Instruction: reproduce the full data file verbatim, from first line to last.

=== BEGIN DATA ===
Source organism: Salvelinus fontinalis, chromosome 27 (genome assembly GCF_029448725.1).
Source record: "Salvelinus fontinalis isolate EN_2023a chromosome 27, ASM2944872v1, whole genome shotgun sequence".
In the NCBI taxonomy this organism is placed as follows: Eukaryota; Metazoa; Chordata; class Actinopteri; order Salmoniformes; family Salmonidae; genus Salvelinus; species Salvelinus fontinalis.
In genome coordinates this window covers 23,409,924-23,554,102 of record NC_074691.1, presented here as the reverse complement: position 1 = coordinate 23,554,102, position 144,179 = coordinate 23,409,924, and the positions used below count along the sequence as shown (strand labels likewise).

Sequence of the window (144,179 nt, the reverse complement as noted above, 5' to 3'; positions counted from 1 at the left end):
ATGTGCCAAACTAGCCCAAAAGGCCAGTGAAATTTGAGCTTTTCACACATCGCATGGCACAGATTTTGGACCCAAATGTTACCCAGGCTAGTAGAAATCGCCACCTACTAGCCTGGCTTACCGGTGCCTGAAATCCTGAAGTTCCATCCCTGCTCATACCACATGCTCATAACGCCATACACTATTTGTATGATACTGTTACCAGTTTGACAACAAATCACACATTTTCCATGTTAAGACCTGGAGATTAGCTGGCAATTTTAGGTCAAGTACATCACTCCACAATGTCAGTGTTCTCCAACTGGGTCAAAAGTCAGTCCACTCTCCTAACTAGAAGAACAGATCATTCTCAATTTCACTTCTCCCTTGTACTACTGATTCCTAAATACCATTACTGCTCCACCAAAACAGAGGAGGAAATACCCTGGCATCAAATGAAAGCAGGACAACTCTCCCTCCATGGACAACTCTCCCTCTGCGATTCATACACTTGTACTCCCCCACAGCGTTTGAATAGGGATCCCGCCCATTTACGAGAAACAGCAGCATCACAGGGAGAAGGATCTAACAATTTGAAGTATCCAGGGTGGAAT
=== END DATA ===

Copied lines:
Source organism: Salvelinus fontinalis, chromosome 27 (genome assembly GCF_029448725.1).
Source record: "Salvelinus fontinalis isolate EN_2023a chromosome 27, ASM2944872v1, whole genome shotgun sequence".
In the NCBI taxonomy this organism is placed as follows: Eukaryota; Metazoa; Chordata; class Actinopteri; order Salmoniformes; family Salmonidae; genus Salvelinus; species Salvelinus fontinalis.
In genome coordinates this window covers 23,409,924-23,554,102 of record NC_074691.1, presented here as the reverse complement: position 1 = coordinate 23,554,102, position 144,179 = coordinate 23,409,924, and the positions used below count along the sequence as shown (strand labels likewise).

Sequence of the window (144,179 nt, the reverse complement as noted above, 5' to 3'; positions counted from 1 at the left end):
ATGTGCCAAACTAGCCCAAAAGGCCAGTGAAATTTGAGCTTTTCACACATCGCATGGCACAGATTTTGGACCCAAATGTTACCCAGGCTAGTAGAAATCGCCACCTACTAGCCTGGCTTACCGGTGCCTGAAATCCTGAAGTTCCATCCCTGCTCATACCACATGCTCATAACGCCATACACTATTTGTATGATACTGTTACCAGTTTGACAACAAATCACACATTTTCCATGTTAAGACCTGGAGATTAGCTGGCAATTTTAGGTCAAGTACATCACTCCACAATGTCAGTGTTCTCCAACTGGGTCAAAAGTCAGTCCACTCTCCTAACTAGAAGAACAGATCATTCTCAATTTCACTTCTCCCTTGTACTACTGATTCCTAAATACCATTACTGCTCCACCAAAACAGAGGAGGAAATACCCTGGCATCAAATGAAAGCAGGACAACTCTCCCTCCATGGACAACTCTCCCTCTGCGATTCATACACTTGTACTCCCCCACAGCGTTTGAATAGGGATCCCGCCCATTTACGAGAAACAGCAGCATCACAGGGAGAAGGATCTAACAATTTGAAGTATCCAGGGTGGAAT